Friday, December 10, 2010

Wednesday, December 8, 2010

Re the ROM event

My thanks to all the folks in Toronto -- the Ukrainian Heritage Day at the ROM on Sunday was wonderful. Full house, standing room only, plus sitting room in front for the many kids. The concert was great. Prolisok and the Bandurist Capella were super. Many dance groups, very nice dancing, but I wish the directors of various dance groups would not have the females in the ensemble squeal and yelp and scream out. Very offensive, not traditional, not elegant, just totally not right. Some dance group in Ukraine started doing this in the last few years, and many ensembles in North America think this is "nice" or traditional! Awful. Does not belong, detracts from the performance, and is not at all Ukrainian. How do we get the message out to stop this?

End of rant.

Back to the events at the ROM. Museum was packed from Sunday morning. Young people in Ukrainian embroidered shirts volunteering at the desk, in the kids' activity centre, and just all over. My lecture on origins of Ukrainian Christmas was in the theatre after the concert, and I was pleased that so many attended. And relieved at the positive response! There was not that much time for discussion, because just down the street at Koerner Hall at 4 P.M., the Ukrainian Art Song project gala concert was beginning.

I was so delighted that I could attend. Amazing. For anyone interested in beautiful music, check out the website.

My thanks to my hosts in Toronto, and to all my friends whom I was able to meet -- some from long ago, even!

Have lectures, will travel!

War, women, and

Some food for thought -- especially in the letter to the editor in response to the article.

Esp. on this anniversary of John Lennon's death. His wishful thinking about peace was one thing, but somehow the fact that someone is an aggressor did not enter the picture. Giving peace a chance only works if EVERYONE is peaceful.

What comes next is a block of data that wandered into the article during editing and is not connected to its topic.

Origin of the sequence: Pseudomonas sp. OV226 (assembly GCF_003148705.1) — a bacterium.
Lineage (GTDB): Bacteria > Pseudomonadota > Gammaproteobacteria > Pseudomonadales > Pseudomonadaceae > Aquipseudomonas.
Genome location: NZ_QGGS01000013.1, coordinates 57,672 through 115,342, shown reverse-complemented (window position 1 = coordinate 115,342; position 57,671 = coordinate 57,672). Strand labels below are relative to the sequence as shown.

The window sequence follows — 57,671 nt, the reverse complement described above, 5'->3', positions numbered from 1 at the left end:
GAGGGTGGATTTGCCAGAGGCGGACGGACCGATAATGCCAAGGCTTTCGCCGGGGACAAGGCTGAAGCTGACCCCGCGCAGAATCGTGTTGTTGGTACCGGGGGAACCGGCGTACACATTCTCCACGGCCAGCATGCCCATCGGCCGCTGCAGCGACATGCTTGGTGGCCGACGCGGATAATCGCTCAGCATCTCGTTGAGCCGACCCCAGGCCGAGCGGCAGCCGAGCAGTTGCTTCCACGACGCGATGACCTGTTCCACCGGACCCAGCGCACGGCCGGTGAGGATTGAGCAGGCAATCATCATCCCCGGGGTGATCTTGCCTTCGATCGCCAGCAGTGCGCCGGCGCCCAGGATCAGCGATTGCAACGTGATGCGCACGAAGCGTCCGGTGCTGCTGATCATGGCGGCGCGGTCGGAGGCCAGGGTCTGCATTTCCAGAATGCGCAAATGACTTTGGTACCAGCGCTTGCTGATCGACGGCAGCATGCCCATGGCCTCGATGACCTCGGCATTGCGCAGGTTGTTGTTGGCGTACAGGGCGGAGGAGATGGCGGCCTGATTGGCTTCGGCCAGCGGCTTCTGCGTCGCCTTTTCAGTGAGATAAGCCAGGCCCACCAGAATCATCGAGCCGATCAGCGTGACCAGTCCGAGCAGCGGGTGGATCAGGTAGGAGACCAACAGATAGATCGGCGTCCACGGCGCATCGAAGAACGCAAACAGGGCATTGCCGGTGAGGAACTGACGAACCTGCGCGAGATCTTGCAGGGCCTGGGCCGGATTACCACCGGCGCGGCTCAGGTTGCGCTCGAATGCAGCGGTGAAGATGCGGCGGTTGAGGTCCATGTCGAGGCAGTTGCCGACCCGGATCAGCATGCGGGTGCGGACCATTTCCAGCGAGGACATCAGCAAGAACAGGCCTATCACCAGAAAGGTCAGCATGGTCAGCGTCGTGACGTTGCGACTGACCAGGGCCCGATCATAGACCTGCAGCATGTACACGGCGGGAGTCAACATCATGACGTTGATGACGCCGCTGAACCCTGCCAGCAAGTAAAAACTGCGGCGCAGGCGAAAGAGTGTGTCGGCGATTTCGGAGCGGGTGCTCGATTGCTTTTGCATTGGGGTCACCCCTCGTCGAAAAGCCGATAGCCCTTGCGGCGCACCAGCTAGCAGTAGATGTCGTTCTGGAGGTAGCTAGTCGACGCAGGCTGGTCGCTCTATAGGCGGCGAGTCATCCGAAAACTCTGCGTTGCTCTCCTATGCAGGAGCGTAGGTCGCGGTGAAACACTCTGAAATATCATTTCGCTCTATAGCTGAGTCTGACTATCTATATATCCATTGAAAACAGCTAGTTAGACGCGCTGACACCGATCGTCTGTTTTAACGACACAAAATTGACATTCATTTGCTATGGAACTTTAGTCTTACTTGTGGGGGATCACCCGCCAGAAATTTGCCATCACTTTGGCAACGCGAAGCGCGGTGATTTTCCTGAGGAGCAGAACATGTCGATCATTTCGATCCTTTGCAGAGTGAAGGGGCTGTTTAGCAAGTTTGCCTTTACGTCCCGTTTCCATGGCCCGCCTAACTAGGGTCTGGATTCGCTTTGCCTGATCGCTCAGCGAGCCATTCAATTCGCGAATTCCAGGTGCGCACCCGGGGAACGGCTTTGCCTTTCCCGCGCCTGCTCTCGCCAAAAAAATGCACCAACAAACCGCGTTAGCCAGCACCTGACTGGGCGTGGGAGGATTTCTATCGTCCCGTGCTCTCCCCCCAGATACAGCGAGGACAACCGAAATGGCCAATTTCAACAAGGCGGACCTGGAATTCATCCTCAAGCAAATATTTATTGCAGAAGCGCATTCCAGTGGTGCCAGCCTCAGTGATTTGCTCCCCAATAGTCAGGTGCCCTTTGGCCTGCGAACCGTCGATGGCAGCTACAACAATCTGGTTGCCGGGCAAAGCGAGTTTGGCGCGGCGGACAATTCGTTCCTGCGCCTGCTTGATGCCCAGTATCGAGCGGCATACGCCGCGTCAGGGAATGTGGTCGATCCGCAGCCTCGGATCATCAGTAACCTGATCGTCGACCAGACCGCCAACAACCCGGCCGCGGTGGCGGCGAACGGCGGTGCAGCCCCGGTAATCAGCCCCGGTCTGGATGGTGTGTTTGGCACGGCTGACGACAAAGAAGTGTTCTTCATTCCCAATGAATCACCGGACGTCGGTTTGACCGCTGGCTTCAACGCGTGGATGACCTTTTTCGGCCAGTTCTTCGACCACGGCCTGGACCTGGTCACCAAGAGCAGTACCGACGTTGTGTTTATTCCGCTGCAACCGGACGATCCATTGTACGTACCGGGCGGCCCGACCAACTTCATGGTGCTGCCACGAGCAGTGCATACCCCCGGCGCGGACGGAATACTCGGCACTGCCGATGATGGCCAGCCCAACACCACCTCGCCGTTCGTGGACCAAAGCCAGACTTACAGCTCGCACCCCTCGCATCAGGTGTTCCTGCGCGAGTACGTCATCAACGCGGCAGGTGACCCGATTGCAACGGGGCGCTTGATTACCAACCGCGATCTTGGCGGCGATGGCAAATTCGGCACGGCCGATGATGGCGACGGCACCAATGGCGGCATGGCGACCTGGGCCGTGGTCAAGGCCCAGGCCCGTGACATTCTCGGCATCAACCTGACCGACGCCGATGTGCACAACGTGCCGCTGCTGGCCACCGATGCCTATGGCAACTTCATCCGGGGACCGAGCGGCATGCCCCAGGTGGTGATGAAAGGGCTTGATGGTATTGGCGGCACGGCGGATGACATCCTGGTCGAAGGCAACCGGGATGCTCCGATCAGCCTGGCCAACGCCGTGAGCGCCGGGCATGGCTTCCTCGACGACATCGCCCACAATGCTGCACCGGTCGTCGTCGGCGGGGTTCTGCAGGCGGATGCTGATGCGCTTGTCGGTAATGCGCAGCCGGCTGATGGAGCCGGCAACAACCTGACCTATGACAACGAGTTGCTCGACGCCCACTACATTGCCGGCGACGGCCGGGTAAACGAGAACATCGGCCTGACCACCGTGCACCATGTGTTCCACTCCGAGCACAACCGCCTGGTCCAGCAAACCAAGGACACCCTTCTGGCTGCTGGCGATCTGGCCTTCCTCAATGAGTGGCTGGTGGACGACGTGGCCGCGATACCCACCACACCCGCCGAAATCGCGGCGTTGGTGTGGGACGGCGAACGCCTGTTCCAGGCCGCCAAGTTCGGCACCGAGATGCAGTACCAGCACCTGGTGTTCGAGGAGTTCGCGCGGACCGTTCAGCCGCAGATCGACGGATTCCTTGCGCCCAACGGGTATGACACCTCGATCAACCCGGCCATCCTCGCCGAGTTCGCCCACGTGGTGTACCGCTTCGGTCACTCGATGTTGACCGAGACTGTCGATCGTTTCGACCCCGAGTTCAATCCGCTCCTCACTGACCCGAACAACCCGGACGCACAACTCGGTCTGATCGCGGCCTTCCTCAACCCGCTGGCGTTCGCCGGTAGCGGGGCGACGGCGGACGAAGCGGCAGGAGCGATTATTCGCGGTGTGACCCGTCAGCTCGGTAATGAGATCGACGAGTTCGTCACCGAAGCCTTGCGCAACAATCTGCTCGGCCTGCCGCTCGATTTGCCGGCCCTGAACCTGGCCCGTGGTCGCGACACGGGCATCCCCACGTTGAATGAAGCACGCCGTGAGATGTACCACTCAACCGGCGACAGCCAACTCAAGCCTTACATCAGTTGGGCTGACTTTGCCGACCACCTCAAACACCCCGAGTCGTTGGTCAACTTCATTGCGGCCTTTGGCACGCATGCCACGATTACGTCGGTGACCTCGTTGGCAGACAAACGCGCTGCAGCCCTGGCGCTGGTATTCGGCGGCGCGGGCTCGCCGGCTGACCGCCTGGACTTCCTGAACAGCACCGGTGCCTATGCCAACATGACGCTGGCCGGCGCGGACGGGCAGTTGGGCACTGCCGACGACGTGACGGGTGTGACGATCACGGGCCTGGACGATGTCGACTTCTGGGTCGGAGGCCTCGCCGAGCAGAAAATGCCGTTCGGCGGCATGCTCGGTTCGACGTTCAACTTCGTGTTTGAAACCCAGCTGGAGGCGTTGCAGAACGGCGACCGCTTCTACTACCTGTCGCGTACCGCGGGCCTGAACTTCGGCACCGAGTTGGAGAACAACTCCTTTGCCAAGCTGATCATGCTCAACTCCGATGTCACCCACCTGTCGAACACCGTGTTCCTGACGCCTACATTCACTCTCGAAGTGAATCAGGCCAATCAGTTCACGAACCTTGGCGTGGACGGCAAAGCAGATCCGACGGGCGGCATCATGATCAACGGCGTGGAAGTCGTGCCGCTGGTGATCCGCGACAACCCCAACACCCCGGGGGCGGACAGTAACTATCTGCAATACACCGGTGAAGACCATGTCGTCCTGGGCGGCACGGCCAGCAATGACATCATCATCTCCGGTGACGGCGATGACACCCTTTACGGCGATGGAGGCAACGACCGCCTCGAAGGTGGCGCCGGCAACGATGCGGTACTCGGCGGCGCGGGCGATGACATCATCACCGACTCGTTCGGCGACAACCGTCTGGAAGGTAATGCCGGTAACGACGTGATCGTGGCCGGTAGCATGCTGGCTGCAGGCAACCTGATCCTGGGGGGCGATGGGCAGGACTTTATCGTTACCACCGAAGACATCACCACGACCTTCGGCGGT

Women rule

Dr. W. Gifford-Jones again had an excellent article in your paper, Maybe it's time to let women rule world, on Dec. 3. As George McGovern, during his 1972 presidential campaign, put it, "I'm sick and tired of old men dreaming up wars in which young men do the dying."

When Dan Rather, the former CBS news anchorman, was on a hospital ship off the coast of Vietnam during the Vietnam War, he went into the hold of the ship and heard only one word from the lips of those wounded young soldiers, some with multiple amputations.

What was the word? It was "mother." As Rather put it, "None called for father, or for doctor or nurse. Only mother." Mothers the world over, are you listening?

Stan Penner


Sunday, November 21, 2010

Ukrainian Christmas at the ROM - join me!

Please join me at the ROM -- Royal Ontario Museum -- Ukrainian Heritage Day -- Christmas celebrations on Dec. 5, 2010

I will be speaking at 2:30 P.M. about the meaning behind the special Ukrainian Christmas traditions

There will also be performances -- choirs and dancers
Rizdvo: A Christmas Celebration
Sunday, December 5
10 am to 4 pm

Bring the whole family for a fun filled day of Ukrainian heritage celebration!


· Special Lecture: Join us at 2:30 pm for a thought provoking lecture on Ukrainian traditions by Orysia Tracz, Ukrainian-Canadian Folk Art Scholar


Sunday, November 7, 2010

For Remembrance Day -- Remember


Orysia Paszczak Tracz

In addition to those war dead whose memory we honour on Remembrance Day, I wish to remember those whom very few in Canada will think of -- not the soldiers, but the ordinary people, the innocent victims of war. I was born right after the war, but my family and I still bear the scars.
On this day

- Remember those who died in the flames of their own homes, bombed by one side or the other.

- Remember those who were left hanging for days on Gestapo gallows in so many Ukrainian villages, as a reminder to others not to oppose foreign authority.

- Remember those who were herded into cattle cars from village and city markets, into forced labour, who died in German factories and railroads from Allied bombs.

- Remember those who were forced into the German army, to die in internment camps from starvation and typhoid without fighting for or against anyone.